The present chaos in the Mideast is the outcome of Western and US policies that stunted the growth of open, liberal and moderate societies in the Arab world
Eventually after months of wait and see approach, the United States and its Arab allies have launched massive air strikes against the Islamic State (IS) in Syria unleashing yet another campaign against a Middle Eastern militant outfit, with uncertain consequences. The IS, which is also known by the name Islamic State in Iraq and Syria (ISIS), after its sudden emergence a few months back, has overran large swathes of territory in northern Iraq and eastern Syria and continues to incorporate more and more areas in these countries to its belt.
The US and allies air strikes may halt the advance of the group in different directions but would likely dismember the group to assume a guerilla posture than to act like a rebel army.
The US decided to lead the campaign against the IS after two American journalists covering the events in Iraq and Syria were captured and beheaded by the militant group. However, irrespective of the barbarous executions, Washington had to lead the fight against the IS as it posed threat to the Iraqi regime. Moreover, the US intervention was necessary for preventing Syria from falling in the lap of the IS. It would be extremely difficult for the embattled regime of President Bashar al Assad to stop the IS from overrunning the whole country. Bashar has been fighting rebels, including some US-backed groups like Harakat Hazem, for years and the civil war that started more than three years back has claimed more than 190,000 lives so far.
The US and its allies have so far decided to limit the campaign against the IS to massive air strikes. The US has decided against sending regular forces on the ground in Iraq. This has given rise to a strange situation because without having ground forces in place it would be extremely difficult to capture and hold territory from the IS. For the moment the US is relying on its support to local militias in Syria and Iraqi government forces to occupy territory, cleansed of IS fighters. However, this may turn out to be a faulty strategy particularly in Syria where the Bashar regime forces might man the areas vacated from the IS instead of the rival US-backed militias. The resultant clashes between regime’s forces and opponents may provide opportunities to the IS to stage a comeback once the air campaign subsides.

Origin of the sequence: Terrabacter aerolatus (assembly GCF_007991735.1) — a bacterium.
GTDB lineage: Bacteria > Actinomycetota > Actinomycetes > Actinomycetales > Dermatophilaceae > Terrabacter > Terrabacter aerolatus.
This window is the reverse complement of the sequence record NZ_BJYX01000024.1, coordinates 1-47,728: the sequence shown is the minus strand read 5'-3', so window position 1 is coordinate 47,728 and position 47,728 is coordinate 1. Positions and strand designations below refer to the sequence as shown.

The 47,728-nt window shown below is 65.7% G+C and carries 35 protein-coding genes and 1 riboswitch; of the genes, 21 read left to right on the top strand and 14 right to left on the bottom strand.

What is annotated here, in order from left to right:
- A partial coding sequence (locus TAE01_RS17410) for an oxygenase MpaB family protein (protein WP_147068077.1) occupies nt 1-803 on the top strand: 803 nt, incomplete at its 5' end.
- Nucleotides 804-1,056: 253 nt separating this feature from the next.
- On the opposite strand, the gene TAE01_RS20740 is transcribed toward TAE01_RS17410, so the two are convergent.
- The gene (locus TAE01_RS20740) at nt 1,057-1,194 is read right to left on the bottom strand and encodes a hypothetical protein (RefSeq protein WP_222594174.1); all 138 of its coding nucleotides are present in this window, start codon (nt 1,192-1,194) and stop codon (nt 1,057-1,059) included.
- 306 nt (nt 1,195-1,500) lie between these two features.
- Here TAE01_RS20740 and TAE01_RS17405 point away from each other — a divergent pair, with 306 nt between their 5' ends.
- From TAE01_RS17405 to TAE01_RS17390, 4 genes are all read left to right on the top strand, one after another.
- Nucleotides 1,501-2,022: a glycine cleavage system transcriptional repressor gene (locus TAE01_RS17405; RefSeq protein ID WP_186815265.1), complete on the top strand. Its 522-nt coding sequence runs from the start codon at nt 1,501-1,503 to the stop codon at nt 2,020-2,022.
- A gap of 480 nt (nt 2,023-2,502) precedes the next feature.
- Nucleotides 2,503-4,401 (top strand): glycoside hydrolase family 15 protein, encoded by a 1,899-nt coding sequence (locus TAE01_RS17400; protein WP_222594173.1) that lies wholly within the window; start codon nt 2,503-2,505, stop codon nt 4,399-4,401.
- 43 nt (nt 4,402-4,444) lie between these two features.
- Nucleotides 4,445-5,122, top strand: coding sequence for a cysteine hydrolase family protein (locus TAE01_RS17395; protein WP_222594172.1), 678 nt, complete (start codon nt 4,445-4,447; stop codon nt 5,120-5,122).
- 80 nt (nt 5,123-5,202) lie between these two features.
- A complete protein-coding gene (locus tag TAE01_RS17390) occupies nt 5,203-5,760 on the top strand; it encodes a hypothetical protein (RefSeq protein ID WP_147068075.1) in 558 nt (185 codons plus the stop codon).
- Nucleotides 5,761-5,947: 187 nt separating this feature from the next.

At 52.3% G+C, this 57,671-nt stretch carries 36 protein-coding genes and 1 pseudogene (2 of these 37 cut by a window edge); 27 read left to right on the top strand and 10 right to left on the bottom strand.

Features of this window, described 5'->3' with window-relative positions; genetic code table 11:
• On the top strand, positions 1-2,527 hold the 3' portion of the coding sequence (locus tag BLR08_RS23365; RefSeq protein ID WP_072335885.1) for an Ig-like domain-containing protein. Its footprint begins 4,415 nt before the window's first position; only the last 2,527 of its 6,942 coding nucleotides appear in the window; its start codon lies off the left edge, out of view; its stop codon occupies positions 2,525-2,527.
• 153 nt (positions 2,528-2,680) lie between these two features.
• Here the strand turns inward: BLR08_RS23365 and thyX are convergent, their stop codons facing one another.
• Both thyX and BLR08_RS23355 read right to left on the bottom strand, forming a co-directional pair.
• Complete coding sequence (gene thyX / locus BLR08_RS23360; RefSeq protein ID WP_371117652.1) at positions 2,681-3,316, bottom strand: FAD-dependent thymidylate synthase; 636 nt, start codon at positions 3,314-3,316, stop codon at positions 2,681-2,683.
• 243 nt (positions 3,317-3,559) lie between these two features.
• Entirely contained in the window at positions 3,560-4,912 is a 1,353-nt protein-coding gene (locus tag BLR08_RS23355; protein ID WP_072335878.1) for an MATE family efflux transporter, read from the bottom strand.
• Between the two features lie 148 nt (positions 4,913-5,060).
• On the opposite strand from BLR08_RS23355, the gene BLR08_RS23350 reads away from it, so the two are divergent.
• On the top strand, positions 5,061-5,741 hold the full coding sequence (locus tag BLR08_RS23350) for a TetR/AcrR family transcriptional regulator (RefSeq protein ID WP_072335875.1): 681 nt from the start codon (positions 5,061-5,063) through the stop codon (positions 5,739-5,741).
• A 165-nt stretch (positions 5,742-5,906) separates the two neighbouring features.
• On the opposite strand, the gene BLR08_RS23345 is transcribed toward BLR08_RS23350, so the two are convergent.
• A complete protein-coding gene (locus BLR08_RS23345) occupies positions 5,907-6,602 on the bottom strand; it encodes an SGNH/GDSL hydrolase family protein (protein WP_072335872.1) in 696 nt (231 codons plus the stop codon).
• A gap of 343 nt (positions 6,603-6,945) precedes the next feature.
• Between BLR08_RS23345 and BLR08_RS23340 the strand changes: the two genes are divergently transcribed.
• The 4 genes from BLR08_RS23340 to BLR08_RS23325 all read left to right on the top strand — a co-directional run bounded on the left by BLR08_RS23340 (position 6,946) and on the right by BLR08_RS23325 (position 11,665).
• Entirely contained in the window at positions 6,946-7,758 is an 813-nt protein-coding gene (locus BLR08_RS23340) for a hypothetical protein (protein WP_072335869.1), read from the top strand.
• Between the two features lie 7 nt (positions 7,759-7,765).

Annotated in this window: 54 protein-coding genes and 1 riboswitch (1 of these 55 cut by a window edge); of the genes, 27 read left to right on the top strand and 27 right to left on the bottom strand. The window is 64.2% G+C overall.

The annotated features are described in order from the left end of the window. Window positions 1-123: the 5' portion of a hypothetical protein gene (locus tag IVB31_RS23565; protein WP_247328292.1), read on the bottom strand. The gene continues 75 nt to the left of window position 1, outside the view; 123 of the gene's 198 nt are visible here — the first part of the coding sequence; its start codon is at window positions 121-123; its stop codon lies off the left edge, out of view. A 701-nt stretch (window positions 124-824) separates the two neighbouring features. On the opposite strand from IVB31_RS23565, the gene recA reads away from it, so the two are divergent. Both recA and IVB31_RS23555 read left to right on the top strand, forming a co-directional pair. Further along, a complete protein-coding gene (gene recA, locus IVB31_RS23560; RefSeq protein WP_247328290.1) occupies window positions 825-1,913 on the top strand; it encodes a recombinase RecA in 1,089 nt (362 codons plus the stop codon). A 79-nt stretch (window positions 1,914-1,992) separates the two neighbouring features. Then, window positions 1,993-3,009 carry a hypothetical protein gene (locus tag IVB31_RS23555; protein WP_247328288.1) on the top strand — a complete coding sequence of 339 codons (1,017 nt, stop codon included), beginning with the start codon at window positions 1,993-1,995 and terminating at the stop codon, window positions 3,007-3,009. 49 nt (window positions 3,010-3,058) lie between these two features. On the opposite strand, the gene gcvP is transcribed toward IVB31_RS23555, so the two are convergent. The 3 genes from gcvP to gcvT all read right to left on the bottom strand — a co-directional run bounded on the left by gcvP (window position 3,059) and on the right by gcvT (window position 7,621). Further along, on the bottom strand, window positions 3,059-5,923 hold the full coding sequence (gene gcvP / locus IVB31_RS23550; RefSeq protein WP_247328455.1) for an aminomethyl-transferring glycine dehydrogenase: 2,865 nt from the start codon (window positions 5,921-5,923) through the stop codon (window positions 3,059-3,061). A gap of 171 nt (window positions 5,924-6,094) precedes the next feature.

On the other hand, the US and allies are also banking upon thousands of Syrian and Iraqi recruits currently being trained in Saudi Arabia to land in the war theatre and protect their respective countries against militants. However, the efficacy of these recruits is a big question mark. Thus sooner or later the US would have to send at least small contingents of regular forces to Iraq and Syria to stabilise the region. Mere massive air strikes may not work to eliminate IS and al Qaeda in Iraq and Syria.
Ironically, the US and its Western allies have different military strategies to tackle the group. These strategies are linked to their divergent political viewpoints regarding Syria and Iraq.
While the US and its Arab allies, including Saudi Arabia, Jordan, Qatar, Bahrain and the UAE, are carrying out strikes against the IS in Syria, the Western allies have apparently abstained from conducting air raids inside Syria. The latter, which include the UK, Netherlands, France, Australia, Denmark and Belgium, have so far restricted their strikes against the IS to Iraq. This shows that the Western countries out there to fight the IS have different political viewpoints regarding the sovereign status of Syria and Iraq.
Ostensibly, apart from the US its other western allies think that Syria, still ruled by Bashar’s regime, has the legitimacy which prevents any other state or alliance of states to carry out independent action within its (Syrian) territory when a government is there. This lack of consensus among the Western allies does not augur well for their war against the IS.